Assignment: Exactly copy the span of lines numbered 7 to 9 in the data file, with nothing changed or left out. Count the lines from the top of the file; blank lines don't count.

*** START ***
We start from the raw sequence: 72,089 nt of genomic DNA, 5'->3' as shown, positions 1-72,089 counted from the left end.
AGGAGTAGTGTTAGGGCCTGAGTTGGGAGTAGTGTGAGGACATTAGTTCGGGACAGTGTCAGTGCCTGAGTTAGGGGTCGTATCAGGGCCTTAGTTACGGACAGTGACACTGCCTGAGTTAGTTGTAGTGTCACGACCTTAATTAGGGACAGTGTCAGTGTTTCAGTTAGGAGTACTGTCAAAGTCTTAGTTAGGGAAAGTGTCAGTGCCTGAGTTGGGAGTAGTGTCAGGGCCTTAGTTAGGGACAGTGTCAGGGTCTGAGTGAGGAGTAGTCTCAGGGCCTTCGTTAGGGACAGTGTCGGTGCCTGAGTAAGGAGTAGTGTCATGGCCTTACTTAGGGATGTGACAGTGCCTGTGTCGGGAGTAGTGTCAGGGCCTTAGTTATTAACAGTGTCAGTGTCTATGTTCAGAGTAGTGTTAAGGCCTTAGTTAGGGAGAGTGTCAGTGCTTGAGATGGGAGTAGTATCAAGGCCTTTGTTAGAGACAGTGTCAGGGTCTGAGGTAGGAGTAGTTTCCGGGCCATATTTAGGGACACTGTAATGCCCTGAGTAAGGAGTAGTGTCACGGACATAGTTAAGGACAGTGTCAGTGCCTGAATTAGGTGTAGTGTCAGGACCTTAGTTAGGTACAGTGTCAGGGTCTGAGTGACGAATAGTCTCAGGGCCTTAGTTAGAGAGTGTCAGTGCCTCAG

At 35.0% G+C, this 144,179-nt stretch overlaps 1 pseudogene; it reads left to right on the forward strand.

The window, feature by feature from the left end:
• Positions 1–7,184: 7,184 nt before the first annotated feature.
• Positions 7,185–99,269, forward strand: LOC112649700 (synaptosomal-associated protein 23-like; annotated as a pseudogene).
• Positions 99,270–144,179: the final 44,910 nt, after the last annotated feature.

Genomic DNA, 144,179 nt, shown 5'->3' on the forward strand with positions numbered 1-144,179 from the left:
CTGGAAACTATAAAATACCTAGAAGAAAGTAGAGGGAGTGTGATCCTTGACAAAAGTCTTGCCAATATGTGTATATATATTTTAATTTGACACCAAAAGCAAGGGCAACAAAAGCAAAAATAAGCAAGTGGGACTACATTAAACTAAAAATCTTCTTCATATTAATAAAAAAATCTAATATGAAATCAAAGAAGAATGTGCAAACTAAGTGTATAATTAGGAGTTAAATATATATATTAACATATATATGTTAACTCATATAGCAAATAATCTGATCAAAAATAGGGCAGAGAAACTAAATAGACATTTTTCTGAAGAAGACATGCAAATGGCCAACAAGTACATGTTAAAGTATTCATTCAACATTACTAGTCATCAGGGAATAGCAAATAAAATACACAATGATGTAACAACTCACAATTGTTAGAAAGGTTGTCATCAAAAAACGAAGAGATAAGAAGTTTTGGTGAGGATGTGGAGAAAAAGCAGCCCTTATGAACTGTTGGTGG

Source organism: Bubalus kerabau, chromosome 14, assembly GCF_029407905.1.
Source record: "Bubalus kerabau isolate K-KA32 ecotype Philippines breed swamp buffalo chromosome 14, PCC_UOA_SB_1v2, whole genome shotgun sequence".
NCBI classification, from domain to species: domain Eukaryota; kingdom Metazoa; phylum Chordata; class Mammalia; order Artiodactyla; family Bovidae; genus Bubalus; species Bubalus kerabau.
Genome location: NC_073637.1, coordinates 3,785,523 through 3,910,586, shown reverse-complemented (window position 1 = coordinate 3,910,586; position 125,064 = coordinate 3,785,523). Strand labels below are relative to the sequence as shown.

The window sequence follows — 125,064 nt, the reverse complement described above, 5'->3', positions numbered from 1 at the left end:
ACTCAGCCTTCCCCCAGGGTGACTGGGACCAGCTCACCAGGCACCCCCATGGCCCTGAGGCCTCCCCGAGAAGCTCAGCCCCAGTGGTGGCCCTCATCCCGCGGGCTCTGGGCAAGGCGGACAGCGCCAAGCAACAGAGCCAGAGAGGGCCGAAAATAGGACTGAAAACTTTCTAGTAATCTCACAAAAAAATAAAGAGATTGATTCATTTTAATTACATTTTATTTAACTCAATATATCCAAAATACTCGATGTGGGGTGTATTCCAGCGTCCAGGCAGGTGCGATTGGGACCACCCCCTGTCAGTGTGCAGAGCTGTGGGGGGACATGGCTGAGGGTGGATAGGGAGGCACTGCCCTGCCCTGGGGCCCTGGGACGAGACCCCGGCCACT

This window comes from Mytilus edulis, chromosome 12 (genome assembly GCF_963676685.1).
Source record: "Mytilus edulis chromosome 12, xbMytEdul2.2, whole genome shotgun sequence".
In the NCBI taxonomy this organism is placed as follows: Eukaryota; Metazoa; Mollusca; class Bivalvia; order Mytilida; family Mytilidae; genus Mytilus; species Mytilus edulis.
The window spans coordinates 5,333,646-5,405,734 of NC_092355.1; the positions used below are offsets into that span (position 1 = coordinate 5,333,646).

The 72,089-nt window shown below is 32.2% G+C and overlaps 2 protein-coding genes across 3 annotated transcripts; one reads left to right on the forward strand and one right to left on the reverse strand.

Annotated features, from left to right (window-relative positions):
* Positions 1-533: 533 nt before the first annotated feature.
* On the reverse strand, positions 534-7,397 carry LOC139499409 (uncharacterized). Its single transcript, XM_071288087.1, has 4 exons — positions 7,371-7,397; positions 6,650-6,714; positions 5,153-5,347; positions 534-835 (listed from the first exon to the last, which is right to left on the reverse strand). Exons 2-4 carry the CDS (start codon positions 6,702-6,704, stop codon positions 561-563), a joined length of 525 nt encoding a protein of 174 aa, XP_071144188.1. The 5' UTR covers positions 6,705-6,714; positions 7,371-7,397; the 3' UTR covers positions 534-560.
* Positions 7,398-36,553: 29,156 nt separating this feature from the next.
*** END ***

• Positions 99,270–144,179: the final 44,910 nt, after the last annotated feature.

Genomic DNA, 144,179 nt, shown 5'->3' on the forward strand with positions numbered 1-144,179 from the left:
CTGGAAACTATAAAATACCTAGAAGAAAGTAGAGGGAGTGTGATCCTTGACAAAAGTCTTGCCAATATGTGTATATATATTTTAATTTGACACCAAAAGCAAGGGCAACAAAAGCAAAAATAAGCAAGTGGGACTACATTAAACTAAAAATCTTCTTCATATTAATAAAAAAATCTAATATGAAATCAAAGAAGAATGTGCAAACTAAGTGTATAATTAGGAGTTAAATATATATATTAACATATATATGTTAACTCATATAGCAAATAATCTGATCAAAAATAGGGCAGAGAAACTAAATAGACATTTTTCTGAAGAAGACATGCAAATGGCCAACAAGTACATGTTAAAGTATTCATTCAACATTACTAGTCATCAGGGAATAGCAAATAAAATACACAATGATGTAACAACTCACAATTGTTAGAAAGGTTGTCATCAAAAAACGAAGAGATAAGAAGTTTTGGTGAGGATGTGGAGAAAAAGCAGCCCTTATGAACTGTTGGTGG